I enjoy books which illuminate other cultures so I really looked forward to reading this book. Though it does indeed provide details about Iranian culture, it does so in a narrative that I can only describe as awkward and unsophisticated. Noor, recently divorced, returns to Iran after a 30-year absence to visit her aging father Zod. Noor is accompanied by her recalcitrant teenaged daughter Lily. In Tehran, Zod continues to run a restaurant, Café Leila, which is a neighbourhood gathering place st I enjoy books which illuminate other cultures so I really looked forward to reading this book. Though it does indeed provide details about Iranian culture, it does so in a narrative that I can only describe as awkward and unsophisticated. Noor, recently divorced, returns to Iran after a 30-year absence to visit her aging father Zod. Noor is accompanied by her recalcitrant teenaged daughter Lily. In Tehran, Zod continues to run a restaurant, Café Leila, which is a neighbourhood gathering place started years earlier by his parents. Noor is returning home but Lily has difficulty adjusting to life in Iran. There are numerous flashbacks. The reader learns about the emigration of Zod’s parents from Russia; Iran’s studies in Paris and his marriage to Pari; Pari’s death; Noor’s life in California and her marriage and divorce. There are even flashbacks describing the lives of the employees at the café. The story is narrated from multiple perspectives: Zod, Pari, Noor, Lily, Lily’s father, Noor’s brother, Zod’s estranged brother, Zod’s sister-in-law, the café’s errand boy, etc. The author obviously wanted to create well-rounded characters, but the effect is a lack of focus. The impression is that the author didn’t know whom to focus on so she put a spotlight on everyone. For example, it is not necessary to go on and on about Karim’s becoming besotted with Lily. We are told that he can’t stop staring at her and that he can’t concentrate at school and that he keeps repeating her name to himself and that he gets her a kitten and that he will do anything for her and . . . Karim is a minor character and there seems little purpose to being repeatedly told that he is in love with Lily. For all the references to him, Karim remains a flat character. Zod is a major character but he is not believable. He is just too good to be true. He cares about everyone, is wise, is unfailingly optimistic, and is loved by everyone. He is given the homage “never seen but for martyrs and mullahs”?! His behaviour, however, is inconsistent. He tells his daughter to visit him and to bring Lily with her: “Pack a bag for you and Lily and come visit your old father” but then he scolds her: “You brought Lily into danger and discomfort . . .” He even asks, “What lesson did Noor aim to teach by bringing her here?” There is much telling and little showing in the book. Noor is supposed to be a dynamic character who grows, but we are only told that she grows. We are given a thorough description of her flaws: “Blinded by her troubles, unable to raise her head, to exert herself, clinging to the exaggerated memories of her youth. When had this girl, who defied them in childhood, who never got her way fast enough, grown timid and undemanding, so frustratingly passive in the face of humiliation? Why did she think herself so undeserving of love, merely enduring life like a pebble in her shoe and side stepping people’s shortcomings, talking as though she had caused Nelson’s infidelity – a watchfulness grown inward, doubtful and wary of her own child even.” Her parenting is thoroughly criticized: “For too long Noor had auditioned for motherhood, fun mom one day to authoritarian the next, careening from affectionate to cool, indulgent to critical, hands-off to hovering, and if Nelson was the arbiter, the easygoing dad, there to keep the peace and make their meals festive, it only heightened the pitch of her pendulum. It was exhausting being Noor, but she meant well. She always had meant well.” Then we are told that Noor’s “reaching out to Nelson, recognizing she couldn’t sway Lily without him, was a big step for her” and “Noor eventually came to learn that we see what we want to see.” We don’t see her learning these lessons; we are told she has these insights. Noor’s only observation about her own behaviour is that she has taught her daughter to be afraid: “’all I’ve ever done is show you how to be afraid.’” Of course Lily’s behaviour with Karim does not seem like that of someone who is afraid. Her father, in fact, loves her because “she could not be depended upon to comply with form. Her bold, brutal honesty was what he admired.” And Noor’s decision at the end suggests she is still auditioning for motherhood so there is little growth in her character. One of the major techniques of showing is dialogue. This novel has little dialogue and certainly no extended conversations that would reveal character. The dialogue that is included seems to serve little purpose. For instance, a discussion about the ingredients in piroshkies is hardly revealing; Noor asks her father, “’Didn’t you used to put cream in the spinach filling?’” and Zod answers, “’Mm. And sometimes hard-boiled eggs.’” There are intrusive statements and comments throughout. In case the reader wouldn’t realize it, he/she is told “Neither Lily nor Karim could be expected to understand a world where such things were possible, that an innocent girl would be burned alive for refusing a ludicrous marriage proposal.” The narrator even addresses the reader: “Maybe if you’ve lived as long as he had, you knew all too well that looking for blame was futile, that you need not go back and ask for explanations.” And the tone can be downright preachy: “Because if our parents didn’t exalt us, we spend our adult lives blaming them – for not doing this, and not doing that, not being ‘supportive,’ not making an appearance at our first recital, being overprotective or aloof, damaging our self-esteem. Yet at our best or worst, who sees everything? Who knows us best? Who waits and waits to see what we yet may be? Then one day they’re gone and it’s just you, and there’s nothing left to squeeze, no one to blame for the dismay over the course your life has taken.” As I mentioned at the beginning, I love books that highlight other cultures. The problem with this book is that it sounds like an essay at times: “The cuisine of Northern Iran, overlooked and underrated, is unlike most Persian food in that it’s as unfussy and lighthearted as the people from that region.” And “It’s customary in Iran for a family member to wash the body of the deceased; there are no undertakers and no viewings, burial is swift.” We are told that Noor’s sister-in-law “was incapable of tarof (a custom of self-deference exclusive to Iranians)” and then the reader is given several examples of her lack of decorum. Since this sister-in-law never appears in the novel, is the purpose of this paragraph just to discuss an Iranian custom? And the descriptions of food go on and on: “He filled the pockets not just with beef and onions, but peach jam, saffron rice pudding, smoked sturgeon, potatoes and dill, cabbage and caraway apples, duck confit and chopped orange peel . . .” The author has included some Farsi to add local colour but, again, the translations are awkwardly inserted in parentheses immediately afterwards: “’Agha (Mr.) Nejad, how are you feeling?’” A reader shouldn’t have to be told that tarof means self-deference when the subsequent sentence (“She spoke frankly and without decorum”) indicates its meaning. And would a person actually use a conjunction, and only a conjunction, in another language: “’It’s been a good adventure for her, and you, pero (but) –‘” When Lily asks Karim, who speaks little or no English, “’How do you say brother?’” he understands her question and immediately replies, “’Baradar’”? I fear I have been rather harsh in my review, but I honestly find little to recommend this book. I read an eARC so perhaps changes will be made. Note: I received an eARC of this book from the publisher via NetGalley. Please check out my reader's blog (http://schatjesshelves.blogspot.ca/) and follow me on Twitter (@DCYakabuski).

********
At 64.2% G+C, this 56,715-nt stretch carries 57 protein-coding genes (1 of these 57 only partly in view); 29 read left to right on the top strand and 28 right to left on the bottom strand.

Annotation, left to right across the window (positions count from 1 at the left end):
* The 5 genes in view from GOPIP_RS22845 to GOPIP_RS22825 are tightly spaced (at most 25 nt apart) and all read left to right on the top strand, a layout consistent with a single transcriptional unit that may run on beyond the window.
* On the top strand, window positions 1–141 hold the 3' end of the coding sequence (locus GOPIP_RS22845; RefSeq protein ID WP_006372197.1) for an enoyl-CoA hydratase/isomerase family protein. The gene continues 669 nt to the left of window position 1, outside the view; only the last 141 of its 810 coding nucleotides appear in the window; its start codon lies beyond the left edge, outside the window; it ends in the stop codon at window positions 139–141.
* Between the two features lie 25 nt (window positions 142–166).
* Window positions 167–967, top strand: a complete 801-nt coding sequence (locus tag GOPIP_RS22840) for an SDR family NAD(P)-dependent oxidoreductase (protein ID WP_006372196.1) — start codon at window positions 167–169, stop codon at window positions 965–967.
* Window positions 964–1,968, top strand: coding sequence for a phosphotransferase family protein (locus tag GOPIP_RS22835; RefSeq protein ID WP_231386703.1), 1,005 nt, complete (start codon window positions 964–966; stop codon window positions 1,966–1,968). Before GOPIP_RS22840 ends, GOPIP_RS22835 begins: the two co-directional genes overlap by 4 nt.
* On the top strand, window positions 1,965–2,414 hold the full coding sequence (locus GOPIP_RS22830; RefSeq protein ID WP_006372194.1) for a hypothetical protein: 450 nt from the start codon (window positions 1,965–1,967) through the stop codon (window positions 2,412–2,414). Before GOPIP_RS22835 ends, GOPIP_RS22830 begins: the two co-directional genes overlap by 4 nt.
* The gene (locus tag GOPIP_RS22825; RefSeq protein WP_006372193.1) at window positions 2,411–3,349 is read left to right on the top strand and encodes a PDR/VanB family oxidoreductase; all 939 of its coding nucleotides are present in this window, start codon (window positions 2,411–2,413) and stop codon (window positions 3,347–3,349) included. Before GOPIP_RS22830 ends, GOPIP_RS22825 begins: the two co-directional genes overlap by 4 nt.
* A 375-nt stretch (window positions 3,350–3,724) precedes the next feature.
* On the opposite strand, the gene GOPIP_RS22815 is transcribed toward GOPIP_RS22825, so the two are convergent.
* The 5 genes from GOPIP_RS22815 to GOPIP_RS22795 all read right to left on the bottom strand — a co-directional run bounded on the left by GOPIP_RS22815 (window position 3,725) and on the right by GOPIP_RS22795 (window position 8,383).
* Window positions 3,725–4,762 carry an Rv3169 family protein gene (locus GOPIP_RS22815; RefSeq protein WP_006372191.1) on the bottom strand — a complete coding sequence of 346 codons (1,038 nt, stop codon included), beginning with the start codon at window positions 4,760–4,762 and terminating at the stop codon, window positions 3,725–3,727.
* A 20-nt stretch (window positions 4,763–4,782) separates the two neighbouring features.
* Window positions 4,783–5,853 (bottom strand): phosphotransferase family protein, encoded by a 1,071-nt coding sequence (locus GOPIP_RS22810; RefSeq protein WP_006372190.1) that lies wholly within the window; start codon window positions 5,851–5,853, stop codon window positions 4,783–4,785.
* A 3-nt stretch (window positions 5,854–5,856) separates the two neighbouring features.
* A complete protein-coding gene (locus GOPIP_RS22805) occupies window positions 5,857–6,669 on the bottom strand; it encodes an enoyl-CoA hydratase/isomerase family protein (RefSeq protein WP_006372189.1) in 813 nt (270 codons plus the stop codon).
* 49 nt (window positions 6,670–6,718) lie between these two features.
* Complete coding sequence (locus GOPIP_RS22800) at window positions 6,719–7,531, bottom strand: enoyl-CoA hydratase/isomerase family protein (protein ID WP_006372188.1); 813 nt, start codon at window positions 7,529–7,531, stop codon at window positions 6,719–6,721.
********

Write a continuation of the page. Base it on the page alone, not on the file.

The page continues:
9. 4 out of 5